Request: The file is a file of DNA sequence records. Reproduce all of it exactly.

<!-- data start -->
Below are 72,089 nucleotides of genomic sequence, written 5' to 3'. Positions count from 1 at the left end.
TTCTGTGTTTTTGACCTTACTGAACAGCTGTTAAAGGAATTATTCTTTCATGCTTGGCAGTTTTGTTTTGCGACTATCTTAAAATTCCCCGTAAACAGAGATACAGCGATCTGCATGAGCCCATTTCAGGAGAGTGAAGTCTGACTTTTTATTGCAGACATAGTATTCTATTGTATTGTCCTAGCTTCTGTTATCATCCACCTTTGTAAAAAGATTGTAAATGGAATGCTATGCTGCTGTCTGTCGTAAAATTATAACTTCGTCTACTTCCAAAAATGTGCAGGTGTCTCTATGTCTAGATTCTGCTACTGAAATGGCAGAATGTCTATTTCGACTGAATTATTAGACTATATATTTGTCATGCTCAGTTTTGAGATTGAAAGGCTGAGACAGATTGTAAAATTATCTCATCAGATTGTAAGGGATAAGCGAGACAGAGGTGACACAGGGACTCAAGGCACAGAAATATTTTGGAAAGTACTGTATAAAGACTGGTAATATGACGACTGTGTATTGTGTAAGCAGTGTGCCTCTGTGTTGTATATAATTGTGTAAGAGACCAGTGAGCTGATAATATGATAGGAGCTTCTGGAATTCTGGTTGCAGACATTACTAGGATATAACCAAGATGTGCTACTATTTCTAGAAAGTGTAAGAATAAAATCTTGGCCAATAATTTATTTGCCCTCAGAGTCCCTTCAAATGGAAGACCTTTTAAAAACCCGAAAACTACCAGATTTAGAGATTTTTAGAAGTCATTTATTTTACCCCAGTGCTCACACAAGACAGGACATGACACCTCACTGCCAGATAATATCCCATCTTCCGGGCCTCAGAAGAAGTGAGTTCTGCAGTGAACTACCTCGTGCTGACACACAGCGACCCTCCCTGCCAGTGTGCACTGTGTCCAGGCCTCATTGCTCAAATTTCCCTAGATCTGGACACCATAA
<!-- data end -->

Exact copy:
Below are 72,089 nucleotides of genomic sequence, written 5' to 3'. Positions count from 1 at the left end.
TTCTGTGTTTTTGACCTTACTGAACAGCTGTTAAAGGAATTATTCTTTCATGCTTGGCAGTTTTGTTTTGCGACTATCTTAAAATTCCCCGTAAACAGAGATACAGCGATCTGCATGAGCCCATTTCAGGAGAGTGAAGTCTGACTTTTTATTGCAGACATAGTATTCTATTGTATTGTCCTAGCTTCTGTTATCATCCACCTTTGTAAAAAGATTGTAAATGGAATGCTATGCTGCTGTCTGTCGTAAAATTATAACTTCGTCTACTTCCAAAAATGTGCAGGTGTCTCTATGTCTAGATTCTGCTACTGAAATGGCAGAATGTCTATTTCGACTGAATTATTAGACTATATATTTGTCATGCTCAGTTTTGAGATTGAAAGGCTGAGACAGATTGTAAAATTATCTCATCAGATTGTAAGGGATAAGCGAGACAGAGGTGACACAGGGACTCAAGGCACAGAAATATTTTGGAAAGTACTGTATAAAGACTGGTAATATGACGACTGTGTATTGTGTAAGCAGTGTGCCTCTGTGTTGTATATAATTGTGTAAGAGACCAGTGAGCTGATAATATGATAGGAGCTTCTGGAATTCTGGTTGCAGACATTACTAGGATATAACCAAGATGTGCTACTATTTCTAGAAAGTGTAAGAATAAAATCTTGGCCAATAATTTATTTGCCCTCAGAGTCCCTTCAAATGGAAGACCTTTTAAAAACCCGAAAACTACCAGATTTAGAGATTTTTAGAAGTCATTTATTTTACCCCAGTGCTCACACAAGACAGGACATGACACCTCACTGCCAGATAATATCCCATCTTCCGGGCCTCAGAAGAAGTGAGTTCTGCAGTGAACTACCTCGTGCTGACACACAGCGACCCTCCCTGCCAGTGTGCACTGTGTCCAGGCCTCATTGCTCAAATTTCCCTAGATCTGGACACCATAA